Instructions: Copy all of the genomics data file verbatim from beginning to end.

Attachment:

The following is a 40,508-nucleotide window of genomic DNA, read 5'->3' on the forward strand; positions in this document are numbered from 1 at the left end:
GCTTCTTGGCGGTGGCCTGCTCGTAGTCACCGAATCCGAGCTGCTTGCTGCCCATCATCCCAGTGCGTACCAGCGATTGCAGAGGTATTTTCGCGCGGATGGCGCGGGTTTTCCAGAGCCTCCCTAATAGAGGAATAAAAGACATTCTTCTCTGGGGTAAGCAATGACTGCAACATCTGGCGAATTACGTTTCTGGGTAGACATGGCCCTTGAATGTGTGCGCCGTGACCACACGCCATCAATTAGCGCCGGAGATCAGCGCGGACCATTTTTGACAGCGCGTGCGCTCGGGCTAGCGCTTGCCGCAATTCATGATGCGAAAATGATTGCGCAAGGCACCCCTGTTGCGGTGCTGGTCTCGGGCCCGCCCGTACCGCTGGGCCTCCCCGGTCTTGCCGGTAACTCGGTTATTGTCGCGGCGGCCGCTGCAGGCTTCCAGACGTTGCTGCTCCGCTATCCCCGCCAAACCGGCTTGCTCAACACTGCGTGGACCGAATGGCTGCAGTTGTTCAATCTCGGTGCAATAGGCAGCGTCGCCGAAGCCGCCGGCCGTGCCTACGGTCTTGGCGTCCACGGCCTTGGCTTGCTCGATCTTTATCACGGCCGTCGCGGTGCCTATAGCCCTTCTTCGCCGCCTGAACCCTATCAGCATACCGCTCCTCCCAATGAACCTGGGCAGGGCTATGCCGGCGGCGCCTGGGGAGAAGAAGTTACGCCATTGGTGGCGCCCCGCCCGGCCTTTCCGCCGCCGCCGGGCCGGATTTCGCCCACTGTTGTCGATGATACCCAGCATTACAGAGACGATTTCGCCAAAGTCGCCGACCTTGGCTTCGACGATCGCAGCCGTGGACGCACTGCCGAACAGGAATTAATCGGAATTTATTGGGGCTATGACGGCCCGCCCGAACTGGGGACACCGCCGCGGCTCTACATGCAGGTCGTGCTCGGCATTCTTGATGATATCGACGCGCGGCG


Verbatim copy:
The following is a 40,508-nucleotide window of genomic DNA, read 5'->3' on the forward strand; positions in this document are numbered from 1 at the left end:
GCTTCTTGGCGGTGGCCTGCTCGTAGTCACCGAATCCGAGCTGCTTGCTGCCCATCATCCCAGTGCGTACCAGCGATTGCAGAGGTATTTTCGCGCGGATGGCGCGGGTTTTCCAGAGCCTCCCTAATAGAGGAATAAAAGACATTCTTCTCTGGGGTAAGCAATGACTGCAACATCTGGCGAATTACGTTTCTGGGTAGACATGGCCCTTGAATGTGTGCGCCGTGACCACACGCCATCAATTAGCGCCGGAGATCAGCGCGGACCATTTTTGACAGCGCGTGCGCTCGGGCTAGCGCTTGCCGCAATTCATGATGCGAAAATGATTGCGCAAGGCACCCCTGTTGCGGTGCTGGTCTCGGGCCCGCCCGTACCGCTGGGCCTCCCCGGTCTTGCCGGTAACTCGGTTATTGTCGCGGCGGCCGCTGCAGGCTTCCAGACGTTGCTGCTCCGCTATCCCCGCCAAACCGGCTTGCTCAACACTGCGTGGACCGAATGGCTGCAGTTGTTCAATCTCGGTGCAATAGGCAGCGTCGCCGAAGCCGCCGGCCGTGCCTACGGTCTTGGCGTCCACGGCCTTGGCTTGCTCGATCTTTATCACGGCCGTCGCGGTGCCTATAGCCCTTCTTCGCCGCCTGAACCCTATCAGCATACCGCTCCTCCCAATGAACCTGGGCAGGGCTATGCCGGCGGCGCCTGGGGAGAAGAAGTTACGCCATTGGTGGCGCCCCGCCCGGCCTTTCCGCCGCCGCCGGGCCGGATTTCGCCCACTGTTGTCGATGATACCCAGCATTACAGAGACGATTTCGCCAAAGTCGCCGACCTTGGCTTCGACGATCGCAGCCGTGGACGCACTGCCGAACAGGAATTAATCGGAATTTATTGGGGCTATGACGGCCCGCCCGAACTGGGGACACCGCCGCGGCTCTACATGCAGGTCGTGCTCGGCATTCTTGATGATATCGACGCGCGGCG